SPAD: Public transport too slow
PETALING JAYA: It takes longer to get to the city by public transport than it does by car, a government study concluded.
This was due, in part, to the increase of highway networks and the poor quality of public transport, according to a draft version of the Greater Klang Valley/Kuala Lumpur Land Public Transport Master Plan.
“Door-to-door travel times for private vehicles remain competitive against the use of public transport. Travel times are much higher by public transport, resulting in poorer accessibility to jobs and facilities,” it said.
The lack of “bus priority measures”, coupled with the rise of private car usage, have also contributed to the longer travel times experienced by public transport users, the plan added.
“Travel times by car are typically shorter than by public transport for many journeys in the region. The exception is those corridors currently well-served by rail such as the LRT corridors,” it added.
The change in household characteristics, rise in household incomes and affordability of cars also played a role in the lowered usage of public transport.
This was further demonstrated through two figures in the report (see attached images), one for public transport and the other for private cars.
Public transport users in the furthest reaches of Ampang and Klang supposedly took between 180 and 300 minutes just to get to the Kuala Lumpur City Centre (KLCC).
(Red areas show longer traveling times, while blue ones show the shortest.)
Compared with cars, the traveling time was significantly lower, with periods lasting between 90 to 120 minutes. Longer periods were only recorded if the users were near Negeri Sembilan.
The masterplan’s findings – drafted by the Land Public Transport Commission (SPAD) – comes as no surprise. Klang Valley residents have had to bear with poor public transport facilities for many years with no end in sight.
Inaccessibility, poor integration and late public vehicles have forced many citizens to turn to private cars and motorcycles just to get around.
The masterplan also showed that public transport usage in the Klang Valley had fallen from 34% in the 1980s to between 10 to 12% in 2008.
It added that transit movements to the city centre may have seen a more than 30% mode share, “due to the higher volumes of bus and rail demands”.
Bus stops in Klang Valey poorly maintained
Nevertheless, these numbers are still much lower than those recorded by international cities such as Hong Kong (90%), Singapore (63%) and London (55%).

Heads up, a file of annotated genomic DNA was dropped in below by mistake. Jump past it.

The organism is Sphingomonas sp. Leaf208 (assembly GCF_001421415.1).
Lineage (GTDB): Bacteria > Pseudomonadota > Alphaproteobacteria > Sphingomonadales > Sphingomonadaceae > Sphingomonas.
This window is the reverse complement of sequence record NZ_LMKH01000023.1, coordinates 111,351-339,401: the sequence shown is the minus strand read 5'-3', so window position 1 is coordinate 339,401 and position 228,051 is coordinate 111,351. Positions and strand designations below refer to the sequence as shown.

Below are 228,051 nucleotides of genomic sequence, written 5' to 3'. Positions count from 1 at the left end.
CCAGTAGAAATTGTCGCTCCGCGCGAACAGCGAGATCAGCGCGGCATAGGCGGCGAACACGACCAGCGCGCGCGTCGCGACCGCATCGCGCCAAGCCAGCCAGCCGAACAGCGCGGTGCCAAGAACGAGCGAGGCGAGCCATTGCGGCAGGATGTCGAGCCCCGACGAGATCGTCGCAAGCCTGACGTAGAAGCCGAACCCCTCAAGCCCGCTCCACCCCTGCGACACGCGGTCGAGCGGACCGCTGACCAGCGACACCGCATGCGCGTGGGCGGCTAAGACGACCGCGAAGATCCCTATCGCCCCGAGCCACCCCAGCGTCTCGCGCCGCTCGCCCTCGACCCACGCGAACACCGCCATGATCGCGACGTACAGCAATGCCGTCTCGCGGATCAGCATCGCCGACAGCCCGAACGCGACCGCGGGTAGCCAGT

Accessible public transport was especially lacking in residential areas, the draft plan noted.
“At the outer end of journeys, there is very little penetration of residential areas…63% of the population lived within 400 metres of a bus service.”
“The service pattern does not mirror emerging land use patterns and ability to provide for good public transport.
“The situation is exacerbated in the lower density fringe areas…difficult to serve effectively with bus services, thus dependency on private motor vehicles is likely to be high,” it said.
There were also relatively few bus stops in the Klang Valley (more than 4,200), with many of them in poor condition and lacking in transit information.
KTMB (Keretapi Tanah Melayu Berhad) Komuter stations also appeared to suffer from a lack of accessibility.
Despite serving 157km, 12 of its 50 stations, the draft said,appeared to serve less than 250 passengers a day.
With a 15-minute peak hour headway (frequency period), the Komuter records a daily ridership of 95,000, much lower than the Kelana Jaya and Ampang Rapid KL LRT lines.
In comparison, the Kelana Jaya line has a daily ridership of 160,000 and a peak hour headway of three minutes, while serving 24 stations.
The Ampang line on the other hand, with a peak hour headway of three to six minutes, has a daily ridership of 141,000, with its serving of 25 stations.
“This reflects the inaccessibility from the surrounding areas as well as the low frequency and slow journey times on KTMB,” it said.